Coming in to the outdoor auditorium/gym, I could hear the loud buzzing of the students chanting their daily mantra of gossip prior to their daily prayer. It was mandatory that everyone join in and share their faith with others. Of course, I would prefer to get on with the daily activities, but that is another blog all together.
After the prayer, the national anthem is sung by all of the students. Again, this is going on during the first period of the classroom, roughly about 15-20 minutes total time. The rumbling of the students takes about five minutes to subside, and we begin, "Tu bandera...." It's a beautiful anthem, but it's quite unnecessary to ramble it every single day, as most of the students did. Once finished, the lovely director, which will be named a "miracle," comes to the stage and introduces the new teacher: Mrs. Melgar! Now, I am not married, so how do I come up with this fabrication of the "Mrs"? I have to keep up appearances at school, and to avoid any misunderstandings, I am married with Mr. Melgar. So very antiquated...
Now that I am introduced, I am given my books (yes, the same day I start) and sent my way to my first classroom. I taught a combination of different classrooms in various grades. To begin writing about my tenure, I can only say that I truly wanted the best for my students. I was ready and willing to devote my time and make sure my students were successful. Unfortunately for me, nobody told my principal of this, nor my students, so I was in for the ride of my life.
A key component to successful teaching is classroom management. I had absolutely none! Imagine a typical day in a class, say Sociology,
"The noise of the students continues in an uproar as the teacher attempts to write the notes on the board and have the students write it down prior to having the lesson start. All of the students are sitting with their faces against the board, speaking in a Spanish that the teacher has never heard. As the teacher asks the students to begin writing their notes, 85% of the students get up to get their notebooks, not even ready and five minutes have passed. Another ten minutes are used to have everyone obtain their materials for "learning." Once they have their notebooks, they begin to ask for pencils, pens, anything they can get their hands on for writing. Two or three students get up and walk around for another two minutes asking everyone for a pencil; and anything else they can think of, only finding one on the desk they left. And the lesson begins, about 15 minutes into the period. Throughout the hour, reprimanding students for speaking without permission is constant. Cell phones are passed around, and notes are thrown. Some students get up and use the restroom, without permission; and some fall asleep, only being 8:30am. As the classroom time finishes, many of the students did not write their notes, and the teacher leaves feeling hopeless and desolate."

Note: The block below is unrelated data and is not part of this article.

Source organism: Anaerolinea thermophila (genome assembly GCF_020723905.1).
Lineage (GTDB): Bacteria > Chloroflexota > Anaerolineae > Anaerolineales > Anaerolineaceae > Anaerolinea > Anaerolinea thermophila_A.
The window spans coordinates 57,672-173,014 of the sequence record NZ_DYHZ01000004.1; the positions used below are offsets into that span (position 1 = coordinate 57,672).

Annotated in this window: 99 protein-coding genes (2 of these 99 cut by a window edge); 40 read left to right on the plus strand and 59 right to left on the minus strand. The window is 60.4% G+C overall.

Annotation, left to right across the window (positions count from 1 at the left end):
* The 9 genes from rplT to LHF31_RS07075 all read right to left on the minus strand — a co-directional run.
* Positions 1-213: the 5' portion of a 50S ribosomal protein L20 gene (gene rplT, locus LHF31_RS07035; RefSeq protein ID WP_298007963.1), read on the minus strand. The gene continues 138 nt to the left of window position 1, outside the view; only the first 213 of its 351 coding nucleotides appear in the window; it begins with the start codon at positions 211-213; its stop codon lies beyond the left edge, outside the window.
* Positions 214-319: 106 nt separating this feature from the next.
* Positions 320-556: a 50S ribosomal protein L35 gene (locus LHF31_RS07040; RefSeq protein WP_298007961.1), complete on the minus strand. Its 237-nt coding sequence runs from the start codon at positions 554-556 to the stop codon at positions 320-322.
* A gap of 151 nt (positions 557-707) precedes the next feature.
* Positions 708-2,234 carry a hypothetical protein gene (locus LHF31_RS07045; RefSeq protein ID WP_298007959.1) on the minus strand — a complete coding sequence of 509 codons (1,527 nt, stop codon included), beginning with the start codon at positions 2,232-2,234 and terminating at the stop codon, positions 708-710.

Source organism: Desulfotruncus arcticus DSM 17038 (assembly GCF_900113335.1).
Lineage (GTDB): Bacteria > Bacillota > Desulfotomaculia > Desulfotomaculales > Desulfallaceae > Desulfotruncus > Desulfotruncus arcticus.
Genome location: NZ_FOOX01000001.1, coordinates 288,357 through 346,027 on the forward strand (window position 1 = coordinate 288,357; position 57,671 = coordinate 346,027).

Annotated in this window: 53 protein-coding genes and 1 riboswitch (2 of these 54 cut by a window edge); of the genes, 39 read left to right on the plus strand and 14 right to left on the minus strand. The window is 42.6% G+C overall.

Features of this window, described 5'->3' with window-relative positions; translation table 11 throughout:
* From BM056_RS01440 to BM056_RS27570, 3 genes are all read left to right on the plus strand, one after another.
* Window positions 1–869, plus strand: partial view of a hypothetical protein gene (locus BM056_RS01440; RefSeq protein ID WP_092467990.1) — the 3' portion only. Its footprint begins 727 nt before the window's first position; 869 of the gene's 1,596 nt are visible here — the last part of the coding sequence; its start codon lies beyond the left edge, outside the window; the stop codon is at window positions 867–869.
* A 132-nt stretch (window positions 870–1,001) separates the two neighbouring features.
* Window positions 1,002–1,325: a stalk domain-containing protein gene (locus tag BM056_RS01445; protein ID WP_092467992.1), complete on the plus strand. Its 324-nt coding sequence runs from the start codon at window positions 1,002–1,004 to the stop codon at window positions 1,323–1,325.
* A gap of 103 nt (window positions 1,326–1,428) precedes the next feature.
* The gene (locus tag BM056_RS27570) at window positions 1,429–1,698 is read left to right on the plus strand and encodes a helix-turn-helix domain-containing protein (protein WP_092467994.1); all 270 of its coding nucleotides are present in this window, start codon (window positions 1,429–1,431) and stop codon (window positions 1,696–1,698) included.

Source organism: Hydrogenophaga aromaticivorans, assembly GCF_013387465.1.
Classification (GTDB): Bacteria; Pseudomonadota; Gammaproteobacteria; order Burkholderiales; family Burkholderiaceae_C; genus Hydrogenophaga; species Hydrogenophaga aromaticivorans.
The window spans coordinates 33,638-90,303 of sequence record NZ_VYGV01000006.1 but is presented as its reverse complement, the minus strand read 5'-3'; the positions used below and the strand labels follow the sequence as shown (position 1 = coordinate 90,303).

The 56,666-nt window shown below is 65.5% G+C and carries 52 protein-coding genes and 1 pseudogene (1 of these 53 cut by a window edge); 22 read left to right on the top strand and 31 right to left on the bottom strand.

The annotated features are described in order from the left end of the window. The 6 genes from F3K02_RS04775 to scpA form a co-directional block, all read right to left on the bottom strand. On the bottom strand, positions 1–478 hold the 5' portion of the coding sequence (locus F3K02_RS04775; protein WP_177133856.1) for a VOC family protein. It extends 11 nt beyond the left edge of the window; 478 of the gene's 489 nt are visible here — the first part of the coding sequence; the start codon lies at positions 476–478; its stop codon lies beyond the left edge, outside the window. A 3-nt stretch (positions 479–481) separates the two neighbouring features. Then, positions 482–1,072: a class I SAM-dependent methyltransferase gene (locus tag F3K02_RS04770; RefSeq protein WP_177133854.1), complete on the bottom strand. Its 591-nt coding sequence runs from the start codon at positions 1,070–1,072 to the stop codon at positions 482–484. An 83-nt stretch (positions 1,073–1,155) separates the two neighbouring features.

This would be a daily occurrence in the classroom and throughout the school. Students, especially in a particular grade, had absolutely no sense of respect for an educational institution, and it was because of the principal. I have taken the blame for all of the faults I had while teaching at the school. Yet I will not take responsibility for that's school's failure. This chaos has been run that way prior to my arrival and it remains the same today.
I say this with the utmost respect, but the principal of the school set up her school so that the students had very little opportunity for success. There are no rules in the school. Children do as they please with very little consequence. An example of this would be the time that two of my thirteen year old students were caught ditching in school property. They chose to not attend my classroom and hung out in the building that was being constructed. As a responsible teacher, or so I thought, I found the students and sent them to the office. These two particular students had already been causing problems at the school, so I asked the principal to contact their parents and possibly even have them suspended for the day. I certainly did not want them in my classroom. The next day, not only did they come back into my classroom, but they taunted me with the fact that they got away with it and continued to fail in their classes and in their lives.